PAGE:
Chief deputy is cleared

He was accused of pressuring for political support of Golding

Maryland Votes 2006


The Harford County Sheriff's Office said last week that its second-in-command, accused of intimidating deputies and offering rewards for support of Sheriff R. Thomas Golding's election campaign, has been cleared of wrongdoing and called the allegations "baseless and without merit."

Col. Howard Walter, Golding's chief deputy, was accused of approaching deputies and pressuring them to buy tickets to Golding's fundraisers, as well as offering trips to exotic locales for units that posted campaign signs around the county.

In May, Golding abruptly bowed out of the election, just days after an anonymous letter alleging the abuses surfaced. He sharply criticized what he called "underhanded tactics" used by his detractors to discredit him.

The anonymous letter charged that morale problems at the agency were out of control, with deputies uncomfortable walking down the halls at work. Golding said Friday that the agency's morale issues were no more serious than at any other organization. He attributed the allegations to personal vendettas.

The head of the deputies union said Golding had failed to recognize a very real problem in the agency.

"From the majority of people I talk to, and people I talk to every day, the biggest problem with the sheriff's office is morale," said Fred Visnaw, president of the deputy's union. "They don't understand just how massive a problem morale is."

After the complaints, the state prosecutor's office conducted a preliminary investigation and determined there was a lack of evidence or corroboration of the allegations, sheriff's department officials said Friday.

Golding praised the investigation, saying he had been confident Walter would be cleared.

"The allegation was that a quid pro quo of sorts was offered, and that's a serious allegation," Golding said Friday. "I never believed it for a second, but it needed to be looked into and was found to have no basis."

Walter has worked at the agency for 33 years, including two terms as chief deputy and a stint as warden of the county detention center. Rumors have swirled for weeks that Walter would leave the agency, which Golding dismissed.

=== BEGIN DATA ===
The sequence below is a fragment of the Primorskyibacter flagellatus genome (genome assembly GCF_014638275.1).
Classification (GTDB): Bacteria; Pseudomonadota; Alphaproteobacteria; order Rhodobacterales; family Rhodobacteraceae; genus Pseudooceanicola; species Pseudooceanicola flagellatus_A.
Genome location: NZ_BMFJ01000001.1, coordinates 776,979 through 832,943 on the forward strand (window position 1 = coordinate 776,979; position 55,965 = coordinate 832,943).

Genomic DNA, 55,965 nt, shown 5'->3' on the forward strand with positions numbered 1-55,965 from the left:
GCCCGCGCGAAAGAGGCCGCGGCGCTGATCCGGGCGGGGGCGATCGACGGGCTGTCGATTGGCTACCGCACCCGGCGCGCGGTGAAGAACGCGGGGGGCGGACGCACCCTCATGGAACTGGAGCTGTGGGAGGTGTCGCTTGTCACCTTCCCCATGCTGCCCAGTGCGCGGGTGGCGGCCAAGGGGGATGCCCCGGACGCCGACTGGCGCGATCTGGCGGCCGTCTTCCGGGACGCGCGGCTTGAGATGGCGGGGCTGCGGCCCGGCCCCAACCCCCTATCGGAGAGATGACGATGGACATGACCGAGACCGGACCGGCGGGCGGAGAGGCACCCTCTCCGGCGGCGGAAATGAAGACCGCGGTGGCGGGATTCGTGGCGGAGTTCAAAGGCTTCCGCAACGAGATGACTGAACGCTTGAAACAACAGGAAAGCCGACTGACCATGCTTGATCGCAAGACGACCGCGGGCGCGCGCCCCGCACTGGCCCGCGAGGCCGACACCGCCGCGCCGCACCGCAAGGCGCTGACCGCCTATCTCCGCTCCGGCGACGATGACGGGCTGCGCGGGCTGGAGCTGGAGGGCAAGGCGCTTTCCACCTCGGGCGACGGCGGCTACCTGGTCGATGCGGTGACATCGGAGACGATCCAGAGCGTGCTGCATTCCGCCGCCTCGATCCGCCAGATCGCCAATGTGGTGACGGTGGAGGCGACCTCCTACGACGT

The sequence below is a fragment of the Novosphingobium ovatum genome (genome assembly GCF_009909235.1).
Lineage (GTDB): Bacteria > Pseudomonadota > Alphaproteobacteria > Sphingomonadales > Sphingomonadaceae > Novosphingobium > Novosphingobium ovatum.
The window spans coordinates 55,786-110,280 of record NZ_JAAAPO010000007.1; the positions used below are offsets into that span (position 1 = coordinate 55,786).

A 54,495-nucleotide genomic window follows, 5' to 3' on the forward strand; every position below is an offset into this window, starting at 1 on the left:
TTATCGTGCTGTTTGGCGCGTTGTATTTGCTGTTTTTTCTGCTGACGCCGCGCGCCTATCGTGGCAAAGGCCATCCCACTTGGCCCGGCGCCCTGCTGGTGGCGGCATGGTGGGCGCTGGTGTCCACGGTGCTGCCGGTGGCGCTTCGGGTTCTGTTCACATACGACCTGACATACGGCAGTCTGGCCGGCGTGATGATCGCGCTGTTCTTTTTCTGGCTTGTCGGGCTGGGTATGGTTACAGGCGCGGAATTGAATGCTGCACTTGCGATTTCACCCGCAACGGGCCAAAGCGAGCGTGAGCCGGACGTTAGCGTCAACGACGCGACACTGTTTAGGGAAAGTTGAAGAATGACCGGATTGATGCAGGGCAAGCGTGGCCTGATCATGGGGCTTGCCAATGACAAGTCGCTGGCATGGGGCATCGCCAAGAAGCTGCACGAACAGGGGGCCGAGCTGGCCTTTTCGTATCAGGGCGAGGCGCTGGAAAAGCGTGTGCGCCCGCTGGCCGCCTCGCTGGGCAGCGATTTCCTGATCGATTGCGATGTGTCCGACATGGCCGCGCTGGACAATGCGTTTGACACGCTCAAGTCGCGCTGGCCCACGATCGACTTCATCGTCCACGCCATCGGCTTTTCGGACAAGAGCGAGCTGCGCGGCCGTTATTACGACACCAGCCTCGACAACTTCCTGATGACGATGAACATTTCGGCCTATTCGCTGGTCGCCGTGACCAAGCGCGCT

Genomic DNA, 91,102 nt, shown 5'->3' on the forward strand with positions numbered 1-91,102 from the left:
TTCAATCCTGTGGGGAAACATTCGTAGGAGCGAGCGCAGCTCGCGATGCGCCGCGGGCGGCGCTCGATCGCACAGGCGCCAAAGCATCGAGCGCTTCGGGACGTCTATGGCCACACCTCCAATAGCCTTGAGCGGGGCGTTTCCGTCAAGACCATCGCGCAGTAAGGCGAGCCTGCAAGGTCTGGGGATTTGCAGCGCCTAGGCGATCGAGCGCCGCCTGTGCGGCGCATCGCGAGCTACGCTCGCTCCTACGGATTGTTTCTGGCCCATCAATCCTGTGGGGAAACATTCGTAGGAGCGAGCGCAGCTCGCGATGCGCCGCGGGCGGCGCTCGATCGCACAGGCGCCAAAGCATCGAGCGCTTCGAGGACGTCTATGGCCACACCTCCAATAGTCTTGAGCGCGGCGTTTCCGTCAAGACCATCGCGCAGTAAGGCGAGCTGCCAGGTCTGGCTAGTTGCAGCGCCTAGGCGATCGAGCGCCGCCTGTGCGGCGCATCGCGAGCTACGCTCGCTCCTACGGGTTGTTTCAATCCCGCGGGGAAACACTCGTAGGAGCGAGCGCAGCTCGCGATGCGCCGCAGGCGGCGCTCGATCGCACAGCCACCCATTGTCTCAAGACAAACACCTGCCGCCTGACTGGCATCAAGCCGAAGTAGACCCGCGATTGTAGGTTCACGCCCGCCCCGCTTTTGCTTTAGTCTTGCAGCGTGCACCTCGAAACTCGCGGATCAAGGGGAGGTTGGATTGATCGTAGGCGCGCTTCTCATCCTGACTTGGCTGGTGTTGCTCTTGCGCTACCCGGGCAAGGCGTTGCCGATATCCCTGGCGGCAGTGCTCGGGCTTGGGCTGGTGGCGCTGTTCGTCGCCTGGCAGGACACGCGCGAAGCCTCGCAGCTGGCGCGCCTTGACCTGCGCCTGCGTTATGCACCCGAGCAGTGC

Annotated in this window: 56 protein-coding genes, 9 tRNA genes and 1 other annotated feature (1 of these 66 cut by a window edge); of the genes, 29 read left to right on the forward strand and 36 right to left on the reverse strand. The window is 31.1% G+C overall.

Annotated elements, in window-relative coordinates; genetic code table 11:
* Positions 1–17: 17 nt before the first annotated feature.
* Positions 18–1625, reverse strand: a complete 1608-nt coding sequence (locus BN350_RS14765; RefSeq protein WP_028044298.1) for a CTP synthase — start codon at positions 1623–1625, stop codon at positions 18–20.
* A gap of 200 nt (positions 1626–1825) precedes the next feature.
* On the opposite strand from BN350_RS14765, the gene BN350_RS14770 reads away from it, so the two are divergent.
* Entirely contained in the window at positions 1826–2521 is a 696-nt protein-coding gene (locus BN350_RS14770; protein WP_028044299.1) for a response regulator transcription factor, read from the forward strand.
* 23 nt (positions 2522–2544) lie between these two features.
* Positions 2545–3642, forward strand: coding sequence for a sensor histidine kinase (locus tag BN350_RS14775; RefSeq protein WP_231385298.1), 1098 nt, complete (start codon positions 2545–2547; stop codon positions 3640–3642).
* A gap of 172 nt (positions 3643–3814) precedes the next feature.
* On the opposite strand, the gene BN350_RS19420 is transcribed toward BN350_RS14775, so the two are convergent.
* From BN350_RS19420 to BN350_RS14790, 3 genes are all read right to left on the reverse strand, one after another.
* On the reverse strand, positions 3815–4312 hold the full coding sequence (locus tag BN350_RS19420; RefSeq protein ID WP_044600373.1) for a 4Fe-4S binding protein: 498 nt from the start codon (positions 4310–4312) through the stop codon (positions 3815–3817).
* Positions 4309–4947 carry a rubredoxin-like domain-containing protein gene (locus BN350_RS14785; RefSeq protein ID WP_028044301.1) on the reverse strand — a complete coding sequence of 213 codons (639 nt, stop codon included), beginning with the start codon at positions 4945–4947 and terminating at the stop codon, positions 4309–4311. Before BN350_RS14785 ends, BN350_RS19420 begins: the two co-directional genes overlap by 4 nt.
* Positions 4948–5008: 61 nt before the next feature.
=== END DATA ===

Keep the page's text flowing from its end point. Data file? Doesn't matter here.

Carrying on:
"He's made it very clear to me that he's with me until the end," Golding said.

With Walter cleared, two sources said the agency has shifted its focus recently toward finding out who initiated the claims of intimidation.

The sources, who spoke on the condition of anonymity, told The Sun this month that the agency's top leadership believes a particular deputy was responsible for the claim and has turned an internal investigation over to the state police in an effort to avoid a conflict of interest. That investigation has stalled, the sources said. The sheriff's department and the state police would not comment on the investigation.

The state prosecutor's office has a policy of not discussing investigations unless charges are brought. Since learning of the prosecutor's decision a couple of weeks ago, the sheriff's office worked to get the approval of the state to announce the outcome.

Golding's predecessor, Joseph P. Meadows, stepped down amid a misconduct investigation by the state prosecutor's office in 2003.

Dave Tritt, a Republican candidate for sheriff who has spoken out about morale problems in the agency, issued a challenge to other candidates not to accept individual donations from deputies.

"Not taking donations is the first step towards depoliticizing the workplace," Tritt said.

Visnaw added that the deputies' union would support a candidate who ensures morale will change under their leadership. Union-supported candidates for sheriff in Harford County have traditionally won the election.

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